ROSS v. STATEAnnotate this Case
ROSS v. STATE
1984 OK CR 85
687 P.2d 1063
Case Number: F-83-18
Oklahoma Court of Criminal Appeals
An Appeal from the District Court of Garfield County; Richard W. Parker, District Judge.
David Lee Ross, appellant, was convicted of Uttering and Passing a Bogus Check, in the District Court of Garfield, Oklahoma, Case No. CRF-81-240, sentenced to twenty years, and appeals. AFFIRMED AS MODIFIED.
Patty Palmer, Deputy App. Public Defender, Norman, for appellant.
Michael C. Turpen, Atty. Gen., Mary F. Williams, Asst. Atty. Gen., Oklahoma City, for appellee.
[687 P.2d 1064]
¶1 On appeal from his conviction of Uttering and Passing a Bogus Check, After Former Conviction of a Felony, Case No. CRF-81-240, and sentence of twenty (20) years imprisonment from the District Court of Garfield County, Oklahoma, the appellant, David Lee Ross, raises six assignments of error. The facts of the case are as follows:
¶2 On July 8, 1981, appellant purchased a Ford Bronco from an Enid, Oklahoma car dealership. In payment, appellant gave the dealership a check in the amount of $9,400 drawn on an Altus bank. The account on which the check was drawn in fact had a negative balance, and had for two months. Because of the negative balance, the bank closed the account on July 10, 1981, before receiving the $9,400 check for payment. The check was returned to the dealership's bank on July 17, 1981 stamped "Account Closed." The dealership's salesman testified that there was no agreement to "hold" the check.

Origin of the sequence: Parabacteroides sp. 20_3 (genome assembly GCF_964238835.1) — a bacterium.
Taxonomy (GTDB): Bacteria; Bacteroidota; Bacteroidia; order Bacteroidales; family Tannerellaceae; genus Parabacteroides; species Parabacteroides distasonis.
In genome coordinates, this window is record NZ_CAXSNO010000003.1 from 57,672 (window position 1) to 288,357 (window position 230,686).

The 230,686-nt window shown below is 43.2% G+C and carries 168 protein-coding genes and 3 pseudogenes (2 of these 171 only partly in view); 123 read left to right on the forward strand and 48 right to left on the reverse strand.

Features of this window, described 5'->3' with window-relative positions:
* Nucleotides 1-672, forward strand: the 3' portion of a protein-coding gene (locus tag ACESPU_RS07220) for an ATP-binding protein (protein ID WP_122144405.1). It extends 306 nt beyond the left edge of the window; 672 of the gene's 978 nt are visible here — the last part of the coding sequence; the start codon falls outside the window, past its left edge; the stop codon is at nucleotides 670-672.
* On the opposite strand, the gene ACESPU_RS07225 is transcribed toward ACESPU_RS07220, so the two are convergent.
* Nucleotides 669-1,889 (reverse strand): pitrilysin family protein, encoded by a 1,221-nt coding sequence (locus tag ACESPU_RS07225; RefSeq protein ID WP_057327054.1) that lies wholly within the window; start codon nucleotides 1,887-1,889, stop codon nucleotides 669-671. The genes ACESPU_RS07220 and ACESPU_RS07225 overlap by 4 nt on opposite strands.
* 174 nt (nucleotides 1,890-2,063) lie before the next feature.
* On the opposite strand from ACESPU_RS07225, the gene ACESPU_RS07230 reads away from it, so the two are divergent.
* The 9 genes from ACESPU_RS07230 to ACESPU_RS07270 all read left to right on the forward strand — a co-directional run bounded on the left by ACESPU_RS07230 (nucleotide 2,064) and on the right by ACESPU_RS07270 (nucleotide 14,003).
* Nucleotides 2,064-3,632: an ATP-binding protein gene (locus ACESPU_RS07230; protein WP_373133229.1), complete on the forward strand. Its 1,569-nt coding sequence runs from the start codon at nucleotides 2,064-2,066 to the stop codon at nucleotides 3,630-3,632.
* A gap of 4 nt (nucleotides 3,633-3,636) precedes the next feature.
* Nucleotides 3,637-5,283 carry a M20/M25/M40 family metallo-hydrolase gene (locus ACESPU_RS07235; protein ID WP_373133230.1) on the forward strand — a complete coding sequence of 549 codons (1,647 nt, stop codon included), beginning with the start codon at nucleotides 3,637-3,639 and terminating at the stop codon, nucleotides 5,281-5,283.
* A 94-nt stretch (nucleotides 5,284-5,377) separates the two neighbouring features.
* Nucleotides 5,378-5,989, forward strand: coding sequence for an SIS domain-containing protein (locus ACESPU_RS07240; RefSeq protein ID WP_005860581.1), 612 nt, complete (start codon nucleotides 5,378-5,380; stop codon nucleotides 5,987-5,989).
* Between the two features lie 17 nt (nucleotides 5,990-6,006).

¶3 Appellant contacted the dealership on July 14, 1981, and asked if the dealership was still holding the check, and was told it had been deposited in regular channels. The next day, appellant left for Nevada. It was then discovered the address given for appellant on the dealer's sales slip, 420 North Grand, was a vacant building, though appellant did live at 620 North Grand at the time of the sale. On July 21, 1981, appellant twice called the dealership, once talking to an Enid police detective. The detective told appellant that a warrant for his arrest had been issued, and asked appellant to return to Enid "to straighten the thing out." Appellant told the detective that the salesman was supposed to have held the check until financing could be arranged, but refused to tell the detective where he was.
¶4 On July 24, 1981, appellant obtained a certificate of title to the vehicle in Boise City, Oklahoma; and on July 27, 1981, the title was assigned to an auto dealer in Lamar, Colorado. Eventually, the Enid dealer got the vehicle back from the Colorado dealer.